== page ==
Let others lead on technology. The Chevrolet Volt is an exciting newcomer to America's roads, a battery-powered plug-in fueled by regular household electricity until the battery runs down and a gas engine kicks in. GM has invested real money in the Volt, which could turn out to be a pioneering vehicle that helps shift drivers away from fossil fuels. But everybody at GM knows that Volt sales will be minuscule for the next several years, since it's an expensive technology showpiece with limited appeal to most ordinary drivers.
GM will gain some technology cred from all the attention showered on the Volt. Critics may even forget that GM still doesn't have a mainstream hyrbrid, more than a decade after the Toyota Prius debuted. But the buzz will fade if the Volt starts to look more like a showy science project than a genuine automotive breakthrough. To capitalize on the Volt, GM needs to overcome the A.D.D. that doomed other technology efforts in the past, and continually refine its electric drive technology until it's viable for a much bigger market. That could take a decade or two. At the same time, GM needs to stay at the fore of traditional powertrains, explore other options like hydrogen and natural gas, and come up with a meaningful fleet of hybrids. "This is a strategic inflection point for GM," says Vijay Govindarajan, a professor at Dartmouth's Tuck School of Business and former chief innovation consultant for General Electric. "GM better use its second life to re-focus on what made it a great company earlier in the 20th century—innovation."
Underestimate the competition. Another GM foible has been a tendency to forget that the competition gets better all the time. GM is notorious for benchmarking its development projects against existing Hondas and Toyotas—then producing cars that match up nicely with last-generation competitors but are a step behind the newest models. The Malibu fits that profile—it went head-to-head with most competitors when it debuted, but didn't remain a must-have car for long. Ford did a better job with its Fusion sedan, partly because it freshened the lineup along the way with a new hybrid model that has consistently earned praise. GM needs futuristic designs and look-ahead technology across its lineup, not just in select areas.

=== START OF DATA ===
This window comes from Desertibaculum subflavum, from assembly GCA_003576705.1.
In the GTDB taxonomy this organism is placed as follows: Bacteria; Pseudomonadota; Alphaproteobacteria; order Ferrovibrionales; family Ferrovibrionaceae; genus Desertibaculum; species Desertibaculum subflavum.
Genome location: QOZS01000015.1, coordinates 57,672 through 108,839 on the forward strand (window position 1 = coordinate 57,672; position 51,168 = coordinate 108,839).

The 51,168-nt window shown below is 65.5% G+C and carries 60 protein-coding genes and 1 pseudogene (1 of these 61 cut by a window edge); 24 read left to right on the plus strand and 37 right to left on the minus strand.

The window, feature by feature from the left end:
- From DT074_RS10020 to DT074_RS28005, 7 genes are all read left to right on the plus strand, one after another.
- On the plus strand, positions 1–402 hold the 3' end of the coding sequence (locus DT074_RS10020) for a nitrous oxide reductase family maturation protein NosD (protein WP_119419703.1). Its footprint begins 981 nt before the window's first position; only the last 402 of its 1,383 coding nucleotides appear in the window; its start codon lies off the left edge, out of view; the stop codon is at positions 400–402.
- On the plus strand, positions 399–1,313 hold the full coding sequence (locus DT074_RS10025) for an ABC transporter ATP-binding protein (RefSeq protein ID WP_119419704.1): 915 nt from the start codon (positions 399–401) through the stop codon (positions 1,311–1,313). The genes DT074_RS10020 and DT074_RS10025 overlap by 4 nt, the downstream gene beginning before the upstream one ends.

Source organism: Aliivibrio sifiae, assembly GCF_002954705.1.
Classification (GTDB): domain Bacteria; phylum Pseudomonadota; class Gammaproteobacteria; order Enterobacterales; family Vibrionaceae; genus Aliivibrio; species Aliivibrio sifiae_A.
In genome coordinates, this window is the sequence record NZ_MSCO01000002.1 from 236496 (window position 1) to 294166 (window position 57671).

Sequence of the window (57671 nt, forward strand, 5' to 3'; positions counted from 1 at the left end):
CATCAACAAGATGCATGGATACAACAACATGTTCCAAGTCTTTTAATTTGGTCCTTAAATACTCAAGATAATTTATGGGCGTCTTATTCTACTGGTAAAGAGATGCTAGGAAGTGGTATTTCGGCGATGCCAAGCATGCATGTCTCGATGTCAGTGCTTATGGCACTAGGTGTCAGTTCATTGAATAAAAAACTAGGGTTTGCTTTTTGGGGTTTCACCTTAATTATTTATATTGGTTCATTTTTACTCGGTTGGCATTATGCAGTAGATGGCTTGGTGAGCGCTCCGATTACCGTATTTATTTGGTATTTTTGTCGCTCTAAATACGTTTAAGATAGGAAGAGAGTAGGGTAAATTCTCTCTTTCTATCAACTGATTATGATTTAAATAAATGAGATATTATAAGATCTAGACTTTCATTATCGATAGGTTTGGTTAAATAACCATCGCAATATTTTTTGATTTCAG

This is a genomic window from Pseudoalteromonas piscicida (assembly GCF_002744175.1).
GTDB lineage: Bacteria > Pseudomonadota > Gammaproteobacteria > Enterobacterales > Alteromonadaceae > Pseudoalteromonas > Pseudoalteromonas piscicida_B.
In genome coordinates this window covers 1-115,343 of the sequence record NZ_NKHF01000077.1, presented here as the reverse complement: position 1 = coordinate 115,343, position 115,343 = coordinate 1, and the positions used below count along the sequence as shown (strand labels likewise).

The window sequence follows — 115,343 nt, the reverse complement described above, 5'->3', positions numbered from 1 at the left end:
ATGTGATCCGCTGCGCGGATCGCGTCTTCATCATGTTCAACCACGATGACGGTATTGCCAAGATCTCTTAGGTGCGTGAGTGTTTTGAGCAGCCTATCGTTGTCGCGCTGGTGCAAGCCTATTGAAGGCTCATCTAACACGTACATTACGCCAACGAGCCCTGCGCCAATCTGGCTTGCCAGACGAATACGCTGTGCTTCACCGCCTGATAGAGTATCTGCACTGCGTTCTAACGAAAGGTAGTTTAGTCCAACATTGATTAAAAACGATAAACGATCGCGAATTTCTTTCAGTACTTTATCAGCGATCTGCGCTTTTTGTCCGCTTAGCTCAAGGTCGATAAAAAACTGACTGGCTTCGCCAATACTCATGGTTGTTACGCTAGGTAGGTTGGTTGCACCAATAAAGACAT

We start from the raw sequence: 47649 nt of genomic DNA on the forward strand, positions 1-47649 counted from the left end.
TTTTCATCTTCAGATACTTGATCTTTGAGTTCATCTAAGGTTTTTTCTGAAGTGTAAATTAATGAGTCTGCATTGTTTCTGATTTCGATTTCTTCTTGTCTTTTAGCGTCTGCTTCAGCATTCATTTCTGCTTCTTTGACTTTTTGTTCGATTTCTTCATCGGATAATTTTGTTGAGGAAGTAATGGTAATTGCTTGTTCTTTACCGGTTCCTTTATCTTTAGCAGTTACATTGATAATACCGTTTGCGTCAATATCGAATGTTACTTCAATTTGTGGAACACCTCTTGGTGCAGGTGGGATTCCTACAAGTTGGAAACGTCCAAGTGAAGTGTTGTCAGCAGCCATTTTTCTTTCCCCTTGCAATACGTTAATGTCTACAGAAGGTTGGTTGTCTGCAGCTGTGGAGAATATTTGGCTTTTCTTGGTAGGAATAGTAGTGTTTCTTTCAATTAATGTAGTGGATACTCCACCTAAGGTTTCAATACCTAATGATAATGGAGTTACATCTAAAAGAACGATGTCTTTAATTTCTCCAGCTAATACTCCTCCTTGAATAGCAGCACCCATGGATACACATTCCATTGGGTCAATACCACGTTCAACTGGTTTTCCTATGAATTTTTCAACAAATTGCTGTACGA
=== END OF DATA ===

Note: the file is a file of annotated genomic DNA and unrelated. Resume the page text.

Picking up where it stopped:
Emphasize size over profitability. The biggest reason GM has lured investors is profitability: The automaker has earned an impressive $4.2 billion so far in 2010, and that's in a depressed market that's far below the peak sales levels of 2006. Performance has improved because GM has overcome some of the woes that dragged down profits in the past: Overproduction, deep discounts and heavy incentives to move cars that were appealing on price alone. With popular models that win on design and performance, GM has been able to keep pricing up, reduce its low-margin fleet sales, and keep inventories lean. It has also helped that GM axed four of its eight brands—Saab, Pontiac, Saturn, and Hummer—which has improved the brand image of the remaining nameplates and allowed GM to allocate marketing resources to fewer, more deserving, products.
To keep profitability up, GM must continue building great cars—and perhaps get smaller still. GM was the biggest automaker in the world for nearly 80 years, until Toyota surpassed it in 2009. The company has been obsessed with market share, often at the expense of profitability. That's why it took bankruptcy and a government car czar to downsize the auto industry's most unwieldy product line. Yet GM's four divisions still seem like an outsized portfolio. Toyota only has three divisions, with clearer distinctions between them than GM has. Ford is downsizing from three to two, and Honda and Nissan only have two. Volkswagen, Kia, and Hyundai offer everything from economizers to luxury rides under just one division. It has taken a long time for GM to realize that more can be less. The test now is whether GM sticks to its diet, or binges all over again once its government minder backs away.